How to Generate a Business Idea That Sparks Your Interest

Jesse Willms
4 min readMay 14, 2021


Coming up with a viable business idea is hard. Believe me on this, I’ve spent my entire professional life creating new businesses. I’ve had a few exhilarating successes, one resulting in nine figures of total revenue, and I’ve also had my share of ideas fizzle out as well. One of the things that has always differentiated between these outcomes for me is the level of interest I hold for an idea. Since I think this concept is so important, especially for novice entrepreneurs, I’ve decided to expand on that thought a little more below.

Why interest matters

Building a business takes a lot of time. Even ideas that don’t ultimately succeed can still eat up years of effort as you struggle to reach critical mass. That means that if you throw yourself into any effort wholeheartedly, the chances are good you’ll have to live with it for a while, for better or worse. Regardless of how viable the idea might be on a business level, if you’re not excited by the concept, this can be a recipe for a miserable few years.

Now, let me caveat here, businesses take a lot of elbow grease to get off the ground. That process can be fun and exhilarating, but it can also be exhausting and stressful. That exhaustion and stress can be par for the course and I’m not necessarily saying we can do away with it entirely. But if you’re undergoing those hardships to come to work every day and pour your heart into an idea that you simply don’t care about, well, then that can be a problem. Even if you think you wouldn’t mind a little extra hardship for a few years, you’re not likely to do your best work if you can’t get behind your business one hundred percent.

What speaks to you?

So, then, the question becomes: “How do you ensure that you’re fully interested in your business idea?” I would say the answer there lies in working to find out what business problem you’re trying to solve that really speaks to the struggles that matter to you. The world is awash in problems that need solving — that’s what businesses do. Every entrepreneur likely has a grab bag of potential solutions to a range of problems that they have filed away as future business ideas. Selecting which of those ideas to act on is where the rubber meets the road.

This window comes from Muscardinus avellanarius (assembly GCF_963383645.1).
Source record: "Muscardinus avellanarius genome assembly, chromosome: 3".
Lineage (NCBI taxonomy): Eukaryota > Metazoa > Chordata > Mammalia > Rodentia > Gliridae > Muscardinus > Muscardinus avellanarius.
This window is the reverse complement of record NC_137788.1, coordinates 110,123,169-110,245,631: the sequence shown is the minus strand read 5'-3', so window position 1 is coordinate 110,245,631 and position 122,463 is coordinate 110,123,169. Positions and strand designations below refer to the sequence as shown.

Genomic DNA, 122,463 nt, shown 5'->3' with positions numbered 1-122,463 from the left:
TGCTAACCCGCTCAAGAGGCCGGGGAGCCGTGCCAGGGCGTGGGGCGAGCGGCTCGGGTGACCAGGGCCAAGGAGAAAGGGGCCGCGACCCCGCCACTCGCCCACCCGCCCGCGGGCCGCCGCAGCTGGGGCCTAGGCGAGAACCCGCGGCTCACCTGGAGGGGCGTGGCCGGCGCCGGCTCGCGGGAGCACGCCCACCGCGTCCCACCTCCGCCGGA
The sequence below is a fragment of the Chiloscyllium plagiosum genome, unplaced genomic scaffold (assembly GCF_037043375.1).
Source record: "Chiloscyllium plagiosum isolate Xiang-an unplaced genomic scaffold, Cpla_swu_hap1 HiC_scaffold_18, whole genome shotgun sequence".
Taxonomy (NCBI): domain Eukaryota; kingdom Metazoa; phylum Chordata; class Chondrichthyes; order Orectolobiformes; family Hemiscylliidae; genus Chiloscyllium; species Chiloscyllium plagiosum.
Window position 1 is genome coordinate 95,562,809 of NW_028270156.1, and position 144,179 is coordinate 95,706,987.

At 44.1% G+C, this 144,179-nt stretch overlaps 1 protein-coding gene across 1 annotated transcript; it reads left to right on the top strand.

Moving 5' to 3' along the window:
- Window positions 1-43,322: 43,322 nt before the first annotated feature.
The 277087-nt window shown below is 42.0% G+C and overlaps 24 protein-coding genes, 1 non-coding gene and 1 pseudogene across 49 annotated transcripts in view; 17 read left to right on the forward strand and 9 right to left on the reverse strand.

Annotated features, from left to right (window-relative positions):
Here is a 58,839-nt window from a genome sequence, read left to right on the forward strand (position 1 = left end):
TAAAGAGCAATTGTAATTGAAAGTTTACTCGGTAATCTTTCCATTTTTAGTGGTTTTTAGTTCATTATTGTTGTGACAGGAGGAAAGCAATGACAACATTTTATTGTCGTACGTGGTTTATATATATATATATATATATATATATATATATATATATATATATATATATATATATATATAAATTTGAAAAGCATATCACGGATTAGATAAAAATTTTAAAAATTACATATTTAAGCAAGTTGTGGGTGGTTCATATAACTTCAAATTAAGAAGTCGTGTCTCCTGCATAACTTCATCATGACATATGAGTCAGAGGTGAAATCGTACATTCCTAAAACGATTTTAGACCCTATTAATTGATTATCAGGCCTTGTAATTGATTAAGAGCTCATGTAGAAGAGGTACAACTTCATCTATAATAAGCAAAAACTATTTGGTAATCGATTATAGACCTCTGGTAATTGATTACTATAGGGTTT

What I’m advocating for here is to be intentional about which business ideas you pursue and to build your own level of interest into that selection process. Now, it doesn’t have to be the entirety of the process, you’ll of course want to weigh ideas based on merit, potential return on investment, and a host of other factors. However, if you build your level of interest in an idea into this initial selection phase you’ll probably end up with a business that you’re much more likely to enjoy and, thus, at which you’re likely to do your best work.

Building interest over time

That’s all well and good, you might be saying, but what if that ship has sailed and you’re now working on an idea about which you’re less than enthused? Well, all is not lost. Even in these cases, you have an opportunity to build interest in your idea progressively. Doing so can help you learn to appreciate the aspects of your business concept about which you are genuinely excited. It can even help you increase that excitement in the long run.

In practice, this can be accomplished like most things in business, through intentionally setting aside time to work towards this goal. You might consider taking time to research the kinds of people whose lives will be positively impacted by your work. Or you may spend time thinking about the problems you’re working to solve, and the negative impacts of their continued existence. Thinking intentionally about your business and seeking out the things you like about it can, over time, help you organically build your level of interest in your idea.

Keep it in perspective

At the end of the day, I’m not suggesting that maintaining a high level of interest in your business is necessarily priority number one. You’ve got customers to serve, an organization to develop, and perhaps even investors to satisfy. The takeaway that I’m advocating for is to just begin thinking about the strategies above and how they might relate to your own work. Doing so might just help you build a better relationship with your business and, ultimately, lead to increased success for your current project and other projects you may take on in the future.